Talk:Usiaslau of Polatsk

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Why was this reverted? I converted the spelling to the Russian form to mirror the names of the other Kievan princes. I added data about his genealogy, and a link to an epic poem written about Vseslav. Missi 12:15, 16 Jun 2005 (UTC)

Usiaslau is the correct Belarusian spelling of the king's name. As he was from Belarusian lands (Polatsk), this name is more correct--Czalex 19:06, 17 Jun 2005 (UTC)
Not at all. He didn't speak Belarusian but Old East Slavic, so we should use the name in the language he spoke: Vseslav. I don't think he would pronounce that horrible spelling you propose. And he wasn;t king, by the way. Also, spelling revert doesn't need justify deleting other newly-added information. User:Rydel is a typical vandal. --Ghirlandajo 20:58, 17 Jun 2005 (UTC)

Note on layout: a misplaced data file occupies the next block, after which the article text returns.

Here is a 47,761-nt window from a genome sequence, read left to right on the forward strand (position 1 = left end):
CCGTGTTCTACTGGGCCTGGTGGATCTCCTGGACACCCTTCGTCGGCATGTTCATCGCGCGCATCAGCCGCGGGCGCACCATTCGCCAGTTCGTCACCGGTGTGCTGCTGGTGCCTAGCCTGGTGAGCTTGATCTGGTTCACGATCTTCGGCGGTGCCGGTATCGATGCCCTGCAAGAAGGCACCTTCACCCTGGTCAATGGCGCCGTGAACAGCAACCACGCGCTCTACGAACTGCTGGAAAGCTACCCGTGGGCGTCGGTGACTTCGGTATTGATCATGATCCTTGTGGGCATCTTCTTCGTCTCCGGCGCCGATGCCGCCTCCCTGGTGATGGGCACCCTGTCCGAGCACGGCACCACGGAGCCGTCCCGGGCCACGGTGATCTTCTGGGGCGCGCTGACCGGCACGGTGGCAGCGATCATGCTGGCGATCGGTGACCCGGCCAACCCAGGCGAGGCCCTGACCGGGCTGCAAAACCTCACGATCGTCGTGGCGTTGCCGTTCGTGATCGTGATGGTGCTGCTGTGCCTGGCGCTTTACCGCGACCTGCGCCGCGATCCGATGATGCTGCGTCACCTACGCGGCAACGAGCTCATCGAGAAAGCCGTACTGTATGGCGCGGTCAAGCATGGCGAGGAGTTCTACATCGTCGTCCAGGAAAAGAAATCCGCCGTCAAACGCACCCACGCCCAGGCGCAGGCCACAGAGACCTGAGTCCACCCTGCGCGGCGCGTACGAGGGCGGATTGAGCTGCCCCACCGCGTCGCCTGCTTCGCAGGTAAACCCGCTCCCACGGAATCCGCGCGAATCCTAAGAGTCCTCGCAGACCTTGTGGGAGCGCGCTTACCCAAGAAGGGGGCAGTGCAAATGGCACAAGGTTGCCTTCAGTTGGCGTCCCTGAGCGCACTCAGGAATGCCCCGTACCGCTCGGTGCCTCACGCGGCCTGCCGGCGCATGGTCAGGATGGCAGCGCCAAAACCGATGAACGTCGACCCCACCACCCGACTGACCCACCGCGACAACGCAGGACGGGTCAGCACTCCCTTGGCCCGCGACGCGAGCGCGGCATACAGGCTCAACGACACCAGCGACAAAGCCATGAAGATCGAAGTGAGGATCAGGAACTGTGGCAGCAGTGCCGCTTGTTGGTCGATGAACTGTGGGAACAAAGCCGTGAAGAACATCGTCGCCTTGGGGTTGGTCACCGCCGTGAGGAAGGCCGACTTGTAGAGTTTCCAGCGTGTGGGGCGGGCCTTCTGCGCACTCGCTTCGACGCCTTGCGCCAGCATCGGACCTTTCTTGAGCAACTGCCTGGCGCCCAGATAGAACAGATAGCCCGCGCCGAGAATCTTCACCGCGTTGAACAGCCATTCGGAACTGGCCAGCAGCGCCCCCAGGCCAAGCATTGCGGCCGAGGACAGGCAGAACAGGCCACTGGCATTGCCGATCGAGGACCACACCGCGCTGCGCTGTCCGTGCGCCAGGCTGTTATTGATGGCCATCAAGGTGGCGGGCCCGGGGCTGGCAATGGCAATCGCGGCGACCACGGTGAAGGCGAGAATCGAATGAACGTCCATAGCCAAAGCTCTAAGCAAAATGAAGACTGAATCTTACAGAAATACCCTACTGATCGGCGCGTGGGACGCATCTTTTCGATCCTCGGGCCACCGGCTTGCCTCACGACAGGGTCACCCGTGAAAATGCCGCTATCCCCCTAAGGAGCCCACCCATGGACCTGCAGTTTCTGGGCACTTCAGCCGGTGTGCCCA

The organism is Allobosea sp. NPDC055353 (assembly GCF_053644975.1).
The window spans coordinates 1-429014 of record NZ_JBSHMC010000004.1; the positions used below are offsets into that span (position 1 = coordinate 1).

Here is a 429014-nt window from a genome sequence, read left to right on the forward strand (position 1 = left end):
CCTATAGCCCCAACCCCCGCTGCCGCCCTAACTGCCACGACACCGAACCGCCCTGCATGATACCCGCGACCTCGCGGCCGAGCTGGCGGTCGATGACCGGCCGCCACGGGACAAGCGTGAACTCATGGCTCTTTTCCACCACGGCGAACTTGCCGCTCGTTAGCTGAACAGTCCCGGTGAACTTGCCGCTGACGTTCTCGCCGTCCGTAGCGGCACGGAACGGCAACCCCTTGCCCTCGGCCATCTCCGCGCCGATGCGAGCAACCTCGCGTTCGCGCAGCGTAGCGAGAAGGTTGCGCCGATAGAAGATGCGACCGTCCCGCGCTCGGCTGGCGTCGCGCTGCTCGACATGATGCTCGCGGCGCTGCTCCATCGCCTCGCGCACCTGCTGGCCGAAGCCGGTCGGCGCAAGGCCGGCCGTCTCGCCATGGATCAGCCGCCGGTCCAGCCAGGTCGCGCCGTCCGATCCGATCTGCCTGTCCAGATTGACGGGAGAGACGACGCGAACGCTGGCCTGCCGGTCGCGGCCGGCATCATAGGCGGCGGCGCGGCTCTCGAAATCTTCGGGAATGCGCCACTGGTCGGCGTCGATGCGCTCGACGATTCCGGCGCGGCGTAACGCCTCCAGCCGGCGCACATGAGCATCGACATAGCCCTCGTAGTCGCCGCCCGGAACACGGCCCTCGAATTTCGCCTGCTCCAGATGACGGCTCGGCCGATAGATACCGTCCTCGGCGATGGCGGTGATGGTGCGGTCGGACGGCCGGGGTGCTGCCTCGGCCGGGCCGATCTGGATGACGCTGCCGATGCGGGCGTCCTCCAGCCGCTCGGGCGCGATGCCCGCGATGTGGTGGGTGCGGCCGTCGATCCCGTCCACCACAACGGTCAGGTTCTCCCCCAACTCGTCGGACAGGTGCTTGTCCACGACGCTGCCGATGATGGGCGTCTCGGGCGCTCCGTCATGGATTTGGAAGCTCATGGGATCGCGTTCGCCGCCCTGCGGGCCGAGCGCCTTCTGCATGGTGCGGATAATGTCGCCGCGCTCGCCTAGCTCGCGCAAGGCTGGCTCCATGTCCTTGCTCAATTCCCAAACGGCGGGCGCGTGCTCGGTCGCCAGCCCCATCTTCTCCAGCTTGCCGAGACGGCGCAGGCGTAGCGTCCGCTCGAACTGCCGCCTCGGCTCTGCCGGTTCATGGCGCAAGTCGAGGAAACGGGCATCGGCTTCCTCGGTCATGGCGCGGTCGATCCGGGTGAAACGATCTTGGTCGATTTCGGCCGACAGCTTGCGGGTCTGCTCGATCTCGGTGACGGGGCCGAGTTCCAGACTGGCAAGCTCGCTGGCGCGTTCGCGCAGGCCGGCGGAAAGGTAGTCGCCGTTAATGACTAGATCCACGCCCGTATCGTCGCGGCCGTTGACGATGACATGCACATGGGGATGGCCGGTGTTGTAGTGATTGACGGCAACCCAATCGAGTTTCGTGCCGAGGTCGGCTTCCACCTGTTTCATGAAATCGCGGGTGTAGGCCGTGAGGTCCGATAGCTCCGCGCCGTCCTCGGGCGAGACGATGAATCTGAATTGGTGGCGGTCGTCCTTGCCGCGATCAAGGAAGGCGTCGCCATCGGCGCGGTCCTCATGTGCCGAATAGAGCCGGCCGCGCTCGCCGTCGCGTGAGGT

Usiasłaŭ was a king of Belarus, so the Belarusian name shall be kept in the article (of course with mentioning of the Old Ruthenian name too, moreover as he was a duke of Kyiv for some time). And please keep your Russian nationalism for the Russian Wikipedia.--Czalex 17:12, 21 Jun 2005 (UTC)
Vseslav was not a king, and he was not even a ruler of Belarus, for that matter (such entity simply didn't exist at that time). Your ignorance is so blatant, and yet you dare to comment on items you don't understand. Please keep your Polish nationalism for the Polish Wiki (or the Russian one, if you really live in Moscow, as you say). --Ghirlandajo 06:13, 22 Jun 2005 (UTC)
He was ruler of most part of the territory that is now called Belarus and do not step away from the discussion if you have nothing to say--Czalex 17:00, 22 Jun 2005 (UTC)